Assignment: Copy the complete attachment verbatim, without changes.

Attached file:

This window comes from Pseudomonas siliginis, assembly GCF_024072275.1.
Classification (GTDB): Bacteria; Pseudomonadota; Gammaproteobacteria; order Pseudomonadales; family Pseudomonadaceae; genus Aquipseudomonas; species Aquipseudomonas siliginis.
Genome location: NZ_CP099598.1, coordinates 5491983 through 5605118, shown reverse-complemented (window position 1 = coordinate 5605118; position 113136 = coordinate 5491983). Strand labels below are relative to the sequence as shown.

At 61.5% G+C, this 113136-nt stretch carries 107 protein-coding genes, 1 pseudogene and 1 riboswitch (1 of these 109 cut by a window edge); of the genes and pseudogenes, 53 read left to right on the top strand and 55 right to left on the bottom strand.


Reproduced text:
This window comes from Pseudomonas siliginis, assembly GCF_024072275.1.
Classification (GTDB): Bacteria; Pseudomonadota; Gammaproteobacteria; order Pseudomonadales; family Pseudomonadaceae; genus Aquipseudomonas; species Aquipseudomonas siliginis.
Genome location: NZ_CP099598.1, coordinates 5491983 through 5605118, shown reverse-complemented (window position 1 = coordinate 5605118; position 113136 = coordinate 5491983). Strand labels below are relative to the sequence as shown.

At 61.5% G+C, this 113136-nt stretch carries 107 protein-coding genes, 1 pseudogene and 1 riboswitch (1 of these 109 cut by a window edge); of the genes and pseudogenes, 53 read left to right on the top strand and 55 right to left on the bottom strand.